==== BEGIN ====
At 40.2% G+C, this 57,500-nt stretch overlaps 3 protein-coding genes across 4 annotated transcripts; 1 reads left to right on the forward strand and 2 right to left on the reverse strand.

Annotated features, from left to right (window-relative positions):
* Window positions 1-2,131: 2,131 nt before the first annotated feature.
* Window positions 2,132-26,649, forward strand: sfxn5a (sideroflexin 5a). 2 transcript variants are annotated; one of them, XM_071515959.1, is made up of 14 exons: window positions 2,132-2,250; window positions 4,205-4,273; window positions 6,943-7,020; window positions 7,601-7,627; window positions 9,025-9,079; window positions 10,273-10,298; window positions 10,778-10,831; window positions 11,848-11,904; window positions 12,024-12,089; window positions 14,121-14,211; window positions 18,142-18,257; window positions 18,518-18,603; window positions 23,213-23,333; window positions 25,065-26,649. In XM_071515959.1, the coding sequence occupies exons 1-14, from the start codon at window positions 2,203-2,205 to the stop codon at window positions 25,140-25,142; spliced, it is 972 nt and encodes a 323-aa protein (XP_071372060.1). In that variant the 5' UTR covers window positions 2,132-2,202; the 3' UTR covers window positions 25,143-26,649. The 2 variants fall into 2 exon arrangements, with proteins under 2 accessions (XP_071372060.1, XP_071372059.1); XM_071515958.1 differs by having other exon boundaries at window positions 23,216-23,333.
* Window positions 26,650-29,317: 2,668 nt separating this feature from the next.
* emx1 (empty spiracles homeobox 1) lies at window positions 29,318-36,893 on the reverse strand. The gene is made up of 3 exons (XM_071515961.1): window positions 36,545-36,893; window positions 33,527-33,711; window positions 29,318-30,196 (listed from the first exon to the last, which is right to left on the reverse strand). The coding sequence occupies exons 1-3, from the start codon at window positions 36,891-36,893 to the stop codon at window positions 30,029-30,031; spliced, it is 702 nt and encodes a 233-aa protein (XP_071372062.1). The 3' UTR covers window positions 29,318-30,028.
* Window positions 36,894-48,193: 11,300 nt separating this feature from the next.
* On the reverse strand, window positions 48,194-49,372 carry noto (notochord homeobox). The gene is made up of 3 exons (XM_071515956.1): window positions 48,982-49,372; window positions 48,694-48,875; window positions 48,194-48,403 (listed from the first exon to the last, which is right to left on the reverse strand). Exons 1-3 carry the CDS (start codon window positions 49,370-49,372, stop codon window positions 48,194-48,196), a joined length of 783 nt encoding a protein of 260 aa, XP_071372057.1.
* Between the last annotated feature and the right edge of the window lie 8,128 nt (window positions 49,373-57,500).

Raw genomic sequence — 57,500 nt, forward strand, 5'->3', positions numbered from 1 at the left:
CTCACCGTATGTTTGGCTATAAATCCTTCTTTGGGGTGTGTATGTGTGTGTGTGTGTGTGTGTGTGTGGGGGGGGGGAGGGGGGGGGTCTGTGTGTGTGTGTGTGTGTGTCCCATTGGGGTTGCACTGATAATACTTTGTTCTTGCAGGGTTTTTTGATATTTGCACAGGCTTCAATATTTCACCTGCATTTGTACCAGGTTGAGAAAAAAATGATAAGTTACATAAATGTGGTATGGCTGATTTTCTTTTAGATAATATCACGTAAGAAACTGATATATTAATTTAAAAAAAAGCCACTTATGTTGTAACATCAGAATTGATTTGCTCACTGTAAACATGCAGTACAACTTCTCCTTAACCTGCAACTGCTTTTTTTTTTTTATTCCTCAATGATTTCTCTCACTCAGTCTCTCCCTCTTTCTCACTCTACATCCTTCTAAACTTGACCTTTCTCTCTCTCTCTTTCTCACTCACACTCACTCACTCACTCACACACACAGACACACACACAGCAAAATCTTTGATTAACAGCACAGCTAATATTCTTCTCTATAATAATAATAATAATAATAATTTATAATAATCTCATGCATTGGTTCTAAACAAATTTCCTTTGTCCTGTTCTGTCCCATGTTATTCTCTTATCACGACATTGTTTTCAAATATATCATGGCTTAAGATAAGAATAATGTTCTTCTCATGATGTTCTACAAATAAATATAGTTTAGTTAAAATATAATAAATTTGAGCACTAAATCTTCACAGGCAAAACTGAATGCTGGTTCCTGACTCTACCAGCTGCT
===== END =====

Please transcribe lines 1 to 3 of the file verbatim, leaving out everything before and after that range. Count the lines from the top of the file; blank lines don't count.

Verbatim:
At 40.2% G+C, this 57,500-nt stretch overlaps 3 protein-coding genes across 4 annotated transcripts; 1 reads left to right on the forward strand and 2 right to left on the reverse strand.

Annotated features, from left to right (window-relative positions):
* Window positions 1-2,131: 2,131 nt before the first annotated feature.